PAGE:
News and Events

  • March 01, 2012

    The world’s oceans may be turning acidic faster today from human carbon emissions than they did during four major extinctions in the last 300 million years, when natural pulses of carbon sent global temperatures soaring, says a new study in Science. The study is the first of its kind to survey the geologic record for evidence of ocean acidification over this vast time period.

  • February 29, 2012
    What does the earth look like beneath Mount St. Helens? Did a meteorite clear the ecological landscape for the dinosaurs? How did climate help Genghis Khan and his successors create the world’s largest empire? Just how high did the water rise the last time the ice sheets melted?
     
    In the field this year, scientists from Lamont-Doherty Earth Observatory and other centers of the Earth Institute will try to answer these and many other puzzles. They’ll ski-plane onto sea ice, climb mountains, hike through jungle, bore into rock and dive into the sea, exploring on every continent and in every ocean.

     

     

  • February 21, 2012

    Climate scientists at a meeting of the American Association for the Advancement of Science this week were elated to hear that the United States and five other countries had agreed to work toward cutting pollutants other than carbon dioxide thought to cause about a third of current human-influenced global warming. After all, many of them had done the work that led directly to the pact, by showing the effects of such substances, and how emissions might be reduced.

     

  • February 10, 2012

    Russian scientists this week finished penetrating more than two miles through the Antarctic ice sheet to Lake Vostok, a huge freshwater lake that has been buried under the ice for millions of years. The feat has taken two decades to accomplish, but the scientists won’t know what they’ve found until next year — the team quickly exited the research station, located in the middle of the continent 800 miles from the South Pole, to avoid increasingly harsh polar conditions.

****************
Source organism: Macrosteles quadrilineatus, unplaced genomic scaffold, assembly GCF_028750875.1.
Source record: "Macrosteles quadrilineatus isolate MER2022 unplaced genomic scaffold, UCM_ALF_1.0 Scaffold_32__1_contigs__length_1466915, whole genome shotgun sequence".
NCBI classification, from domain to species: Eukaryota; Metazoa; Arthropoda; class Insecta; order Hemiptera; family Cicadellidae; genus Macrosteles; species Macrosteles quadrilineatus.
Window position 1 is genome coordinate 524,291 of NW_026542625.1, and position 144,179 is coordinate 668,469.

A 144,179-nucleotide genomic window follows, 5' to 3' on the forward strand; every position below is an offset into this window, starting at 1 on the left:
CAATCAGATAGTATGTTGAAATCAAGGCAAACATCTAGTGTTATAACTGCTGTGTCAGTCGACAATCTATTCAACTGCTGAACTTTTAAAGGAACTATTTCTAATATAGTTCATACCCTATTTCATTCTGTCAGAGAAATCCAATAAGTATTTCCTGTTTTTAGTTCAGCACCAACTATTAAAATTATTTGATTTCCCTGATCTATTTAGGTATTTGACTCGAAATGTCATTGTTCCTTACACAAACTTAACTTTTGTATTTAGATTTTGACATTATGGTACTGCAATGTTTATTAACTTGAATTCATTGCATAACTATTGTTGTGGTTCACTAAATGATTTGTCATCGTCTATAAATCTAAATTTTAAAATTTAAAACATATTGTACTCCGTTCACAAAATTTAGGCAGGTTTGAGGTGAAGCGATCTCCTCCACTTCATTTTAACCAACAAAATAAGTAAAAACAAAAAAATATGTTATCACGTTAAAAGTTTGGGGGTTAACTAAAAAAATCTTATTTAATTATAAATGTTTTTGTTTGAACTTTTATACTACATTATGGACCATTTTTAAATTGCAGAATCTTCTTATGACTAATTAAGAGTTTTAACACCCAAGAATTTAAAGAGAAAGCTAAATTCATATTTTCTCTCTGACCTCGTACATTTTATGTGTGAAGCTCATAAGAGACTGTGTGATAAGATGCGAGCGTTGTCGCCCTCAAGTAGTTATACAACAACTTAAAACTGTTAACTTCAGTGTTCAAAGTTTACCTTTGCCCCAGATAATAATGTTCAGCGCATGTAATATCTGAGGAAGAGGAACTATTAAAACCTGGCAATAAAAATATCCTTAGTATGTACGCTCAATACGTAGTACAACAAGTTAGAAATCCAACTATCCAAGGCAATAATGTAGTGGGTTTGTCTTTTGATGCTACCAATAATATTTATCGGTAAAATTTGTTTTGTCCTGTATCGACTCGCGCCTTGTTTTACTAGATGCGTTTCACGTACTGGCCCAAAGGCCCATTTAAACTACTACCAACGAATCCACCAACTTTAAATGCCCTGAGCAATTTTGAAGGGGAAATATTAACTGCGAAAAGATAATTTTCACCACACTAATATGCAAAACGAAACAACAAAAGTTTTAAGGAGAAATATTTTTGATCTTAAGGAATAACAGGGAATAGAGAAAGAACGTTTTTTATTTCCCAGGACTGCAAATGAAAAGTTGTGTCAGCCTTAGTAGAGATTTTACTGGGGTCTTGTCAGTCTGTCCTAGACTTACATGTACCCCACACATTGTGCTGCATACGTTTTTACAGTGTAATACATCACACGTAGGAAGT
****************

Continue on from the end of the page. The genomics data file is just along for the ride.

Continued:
• January 23, 2012

    In California’s Death Valley, death is looking just a bit closer. Geologists have determined that the half-mile-wide Ubehebe Crater, formed by a prehistoric volcanic explosion, was created far more recently than previously thought—and that conditions for a sequel may exist today.

     

  • January 19, 2012

    Meteorologists can see a busy hurricane season brewing months ahead, but until now there has been no such crystal ball for tornadoes, which are much smaller and more volatile. This information gap took on new urgency after tornadoes in 2011 killed more than 550 people, more than in the previous 10 years combined, including a devastating outbreak in April that racked up $5 billion in insured losses..

  • January 06, 2012

    Earthquakes that have shaken an area just outside Youngstown, Ohio in the last nine months—including a substantial one on New Year’s Eve—are likely linked to a disposal well for injecting wastewater used in the hydraulic fracturing process, say seismologists at Columbia University’s Lamont-Doherty Earth Observatory who were called in to study the quakes.

  • December 21, 2011

    In many ways, the tiny, landlocked eastern Himalayan kingdom of Bhutan sits apart from the modern world; its rugged landscapes cradle swift-flowing rivers, expansive old-growth forests and hundreds of glaciers. Combining selective modernization with ancient traditions, it is the only country that uses Gross National Happiness as a metric for success. But the world is intruding. Rapid climate change is melting glaciers across the Himalayas, creating deadly flash-flood hazards and threatening a water system that feeds agriculture and hydropower here and for more than a billion people in the plains below.